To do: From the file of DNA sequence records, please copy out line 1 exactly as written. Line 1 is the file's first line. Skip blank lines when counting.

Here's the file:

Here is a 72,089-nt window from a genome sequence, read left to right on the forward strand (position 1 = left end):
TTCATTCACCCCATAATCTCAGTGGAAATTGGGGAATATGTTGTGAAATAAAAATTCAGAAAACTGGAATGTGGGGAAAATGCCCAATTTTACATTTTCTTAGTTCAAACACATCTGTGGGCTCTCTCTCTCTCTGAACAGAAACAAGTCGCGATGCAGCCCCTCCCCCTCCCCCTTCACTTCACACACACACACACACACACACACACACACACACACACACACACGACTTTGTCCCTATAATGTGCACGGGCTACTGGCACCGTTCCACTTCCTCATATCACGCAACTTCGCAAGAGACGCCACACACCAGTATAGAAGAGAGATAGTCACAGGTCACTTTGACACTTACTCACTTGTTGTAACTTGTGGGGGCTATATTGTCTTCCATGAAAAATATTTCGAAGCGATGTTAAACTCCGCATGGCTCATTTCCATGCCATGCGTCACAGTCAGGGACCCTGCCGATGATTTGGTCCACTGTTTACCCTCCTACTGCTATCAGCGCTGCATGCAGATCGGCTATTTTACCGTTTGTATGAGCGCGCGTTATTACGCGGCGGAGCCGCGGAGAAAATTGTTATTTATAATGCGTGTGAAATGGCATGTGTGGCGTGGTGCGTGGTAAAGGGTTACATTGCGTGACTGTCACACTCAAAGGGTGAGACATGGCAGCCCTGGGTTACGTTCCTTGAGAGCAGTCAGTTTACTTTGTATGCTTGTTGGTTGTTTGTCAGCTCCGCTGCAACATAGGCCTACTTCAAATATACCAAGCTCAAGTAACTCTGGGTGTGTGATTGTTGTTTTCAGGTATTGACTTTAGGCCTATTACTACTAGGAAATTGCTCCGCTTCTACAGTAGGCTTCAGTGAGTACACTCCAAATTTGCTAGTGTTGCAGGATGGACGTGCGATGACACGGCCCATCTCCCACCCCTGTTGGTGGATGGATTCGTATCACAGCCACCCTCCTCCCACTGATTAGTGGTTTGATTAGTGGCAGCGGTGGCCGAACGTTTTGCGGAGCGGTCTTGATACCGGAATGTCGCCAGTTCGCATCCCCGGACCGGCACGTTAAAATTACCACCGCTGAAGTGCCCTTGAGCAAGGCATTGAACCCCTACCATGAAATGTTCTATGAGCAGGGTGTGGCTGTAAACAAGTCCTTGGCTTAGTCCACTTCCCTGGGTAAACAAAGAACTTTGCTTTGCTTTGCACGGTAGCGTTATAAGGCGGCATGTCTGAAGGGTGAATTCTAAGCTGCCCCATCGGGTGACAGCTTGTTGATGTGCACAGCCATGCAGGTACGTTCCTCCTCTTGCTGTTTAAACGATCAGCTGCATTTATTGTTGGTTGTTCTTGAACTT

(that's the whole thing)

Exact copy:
Here is a 72,089-nt window from a genome sequence, read left to right on the forward strand (position 1 = left end):